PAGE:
“I love my trade very much. I love watching nothing become something.”
— Mary Battle, quoted in “Women in Construction: Still Breaking Ground.”
Sometimes there are glass ceilings so far from our field of focus that we fail to see them at all. A report published by the National Women’s Law Center last month analyzes data collected on women working in the construction industry. The report reveals pervasive sexual harassment, blatant gender stereotypes, and hostility toward women that has served to keep the share of women in this field under 3% for over three decades. This chart, taken from page 6 of the report, demonstrates that, whereas the share of women in “non-traditional” occupations such as firefighting, police work, and corrections has more than doubled since 1983, the percentage of women in construction trades has increase by a mere 0.4%.The report captures the stories of women who, drawn in by the love of their trades such as welding or masonry, are nearly forced out of their profession by groping, assault, harassment, lack of mentoring and lack of employment opportunities. The report delivers a nearly unbelievable statistic: the Department of Labor has reported that 88% of women construction workers experience sexual harassment at work, compared to 25% of women in the general work force. It also tells of a federal construction contractor in Puerto Rico that was found to not provide restroom facilities for women on the worksite, forcing them instead to relieve themselves outside in the open.
The report offers some great suggestions as to ways to address the problem, including stronger agency oversight, regulation, and incentives. But I fear that so much of the reason that we’ve made so little progress toward gender equality in the construction industry is that too many people (until recently, myself included) just don’t see this as a problem.
For example, incensed by what I read, I recounted the contents of the report to friends and family. Their reactions ranged from a sarcastic “did you find that surprising?” to disbelief that women would actually want to work in construction and trades. The trades are seen, after all, as physical, dirty labor – a haven of work boots and big trucks. In such a male dominated industry, it is accepted that “boys will be boys.” And this isn’t seen as a problem since there are so few women in the industry anyway.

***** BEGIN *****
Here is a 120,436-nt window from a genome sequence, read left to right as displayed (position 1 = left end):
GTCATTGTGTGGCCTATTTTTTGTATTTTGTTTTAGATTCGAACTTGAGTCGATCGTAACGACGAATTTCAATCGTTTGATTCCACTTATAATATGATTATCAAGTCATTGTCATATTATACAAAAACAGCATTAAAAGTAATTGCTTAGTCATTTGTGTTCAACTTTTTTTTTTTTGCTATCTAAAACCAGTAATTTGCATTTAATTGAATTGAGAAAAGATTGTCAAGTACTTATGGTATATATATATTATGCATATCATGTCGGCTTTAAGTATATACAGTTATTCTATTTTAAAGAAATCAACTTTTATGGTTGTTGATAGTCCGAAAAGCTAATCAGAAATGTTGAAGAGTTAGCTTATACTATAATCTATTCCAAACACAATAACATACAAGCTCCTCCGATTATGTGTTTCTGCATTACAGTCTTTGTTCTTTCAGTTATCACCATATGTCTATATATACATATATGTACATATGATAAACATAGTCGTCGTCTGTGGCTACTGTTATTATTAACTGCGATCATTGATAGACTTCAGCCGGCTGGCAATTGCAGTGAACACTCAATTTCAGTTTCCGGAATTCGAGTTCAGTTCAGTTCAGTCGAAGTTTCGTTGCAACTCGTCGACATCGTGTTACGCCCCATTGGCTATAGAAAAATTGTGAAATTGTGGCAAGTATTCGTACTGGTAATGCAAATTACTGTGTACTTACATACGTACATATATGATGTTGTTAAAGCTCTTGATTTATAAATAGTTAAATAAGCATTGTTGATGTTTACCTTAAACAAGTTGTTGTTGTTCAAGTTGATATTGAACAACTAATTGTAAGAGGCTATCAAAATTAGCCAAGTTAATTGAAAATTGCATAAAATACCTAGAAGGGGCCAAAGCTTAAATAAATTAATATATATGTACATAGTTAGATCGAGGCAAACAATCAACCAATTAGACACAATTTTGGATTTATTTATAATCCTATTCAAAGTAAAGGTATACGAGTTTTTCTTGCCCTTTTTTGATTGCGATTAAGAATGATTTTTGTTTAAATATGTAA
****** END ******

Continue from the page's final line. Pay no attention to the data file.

But as a former Air Force officer and graduate of a military academy, I recognize that I was only able to pursue my own military dreams due to social change and the pioneering women before me. I am forever indebted to those who challenged traditional gender roles and proved to the world that women make great military professionals, and that young girls dream of becoming fighter pilots and soldiers, too. The continuing evolution and inclusion of women in America’s military demonstrates that it is absurd to generalize about what women want to do (or will be fulfilled doing). It is especially sad to further perpetuate gender myths by bullying and harassing the few women who are still ambitious enough to pursue fields like construction. We just don’t know what future generations of women will want if we don’t make certain careers into viable options.
So I am urging all of us to pay more attention to glass ceilings we can’t always personally relate to, and to remember the insidious influence of stereotypes. I ultimately believe that even if we have women in the highest levels of politics, the military, and the corporate world, we haven’t succeeded if the little girl that loves swinging a hammer – who loves creating something out of nothing – can’t grow up to realize her ambitions.